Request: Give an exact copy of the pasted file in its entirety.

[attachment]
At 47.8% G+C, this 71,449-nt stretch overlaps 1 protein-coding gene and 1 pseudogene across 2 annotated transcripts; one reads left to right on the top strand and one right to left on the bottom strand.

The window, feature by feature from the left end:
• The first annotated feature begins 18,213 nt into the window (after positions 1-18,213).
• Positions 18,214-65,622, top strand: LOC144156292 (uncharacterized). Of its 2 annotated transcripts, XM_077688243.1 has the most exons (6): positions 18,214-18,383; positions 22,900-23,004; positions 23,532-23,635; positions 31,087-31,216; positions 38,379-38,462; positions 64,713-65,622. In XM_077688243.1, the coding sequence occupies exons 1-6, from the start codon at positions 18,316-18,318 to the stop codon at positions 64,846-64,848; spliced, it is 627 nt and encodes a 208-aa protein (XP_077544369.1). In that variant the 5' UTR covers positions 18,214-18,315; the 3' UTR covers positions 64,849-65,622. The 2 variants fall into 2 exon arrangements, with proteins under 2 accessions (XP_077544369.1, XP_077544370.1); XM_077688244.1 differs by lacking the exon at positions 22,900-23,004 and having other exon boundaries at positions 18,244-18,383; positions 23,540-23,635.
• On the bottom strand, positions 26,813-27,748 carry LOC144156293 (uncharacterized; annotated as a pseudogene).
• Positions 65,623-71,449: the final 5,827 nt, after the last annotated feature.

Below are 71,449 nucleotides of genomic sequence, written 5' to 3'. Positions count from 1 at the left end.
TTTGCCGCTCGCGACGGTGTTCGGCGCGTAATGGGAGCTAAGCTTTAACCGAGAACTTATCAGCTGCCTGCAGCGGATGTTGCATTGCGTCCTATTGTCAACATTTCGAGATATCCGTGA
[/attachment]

At 47.8% G+C, this 71,449-nt stretch overlaps 1 protein-coding gene and 1 pseudogene across 2 annotated transcripts; one reads left to right on the top strand and one right to left on the bottom strand.

The window, feature by feature from the left end:
• The first annotated feature begins 18,213 nt into the window (after positions 1-18,213).
• Positions 18,214-65,622, top strand: LOC144156292 (uncharacterized). Of its 2 annotated transcripts, XM_077688243.1 has the most exons (6): positions 18,214-18,383; positions 22,900-23,004; positions 23,532-23,635; positions 31,087-31,216; positions 38,379-38,462; positions 64,713-65,622. In XM_077688243.1, the coding sequence occupies exons 1-6, from the start codon at positions 18,316-18,318 to the stop codon at positions 64,846-64,848; spliced, it is 627 nt and encodes a 208-aa protein (XP_077544369.1). In that variant the 5' UTR covers positions 18,214-18,315; the 3' UTR covers positions 64,849-65,622. The 2 variants fall into 2 exon arrangements, with proteins under 2 accessions (XP_077544369.1, XP_077544370.1); XM_077688244.1 differs by lacking the exon at positions 22,900-23,004 and having other exon boundaries at positions 18,244-18,383; positions 23,540-23,635.
• On the bottom strand, positions 26,813-27,748 carry LOC144156293 (uncharacterized; annotated as a pseudogene).
• Positions 65,623-71,449: the final 5,827 nt, after the last annotated feature.

Below are 71,449 nucleotides of genomic sequence, written 5' to 3'. Positions count from 1 at the left end.
TTTGCCGCTCGCGACGGTGTTCGGCGCGTAATGGGAGCTAAGCTTTAACCGAGAACTTATCAGCTGCCTGCAGCGGATGTTGCATTGCGTCCTATTGTCAACATTTCGAGATATCCGTGA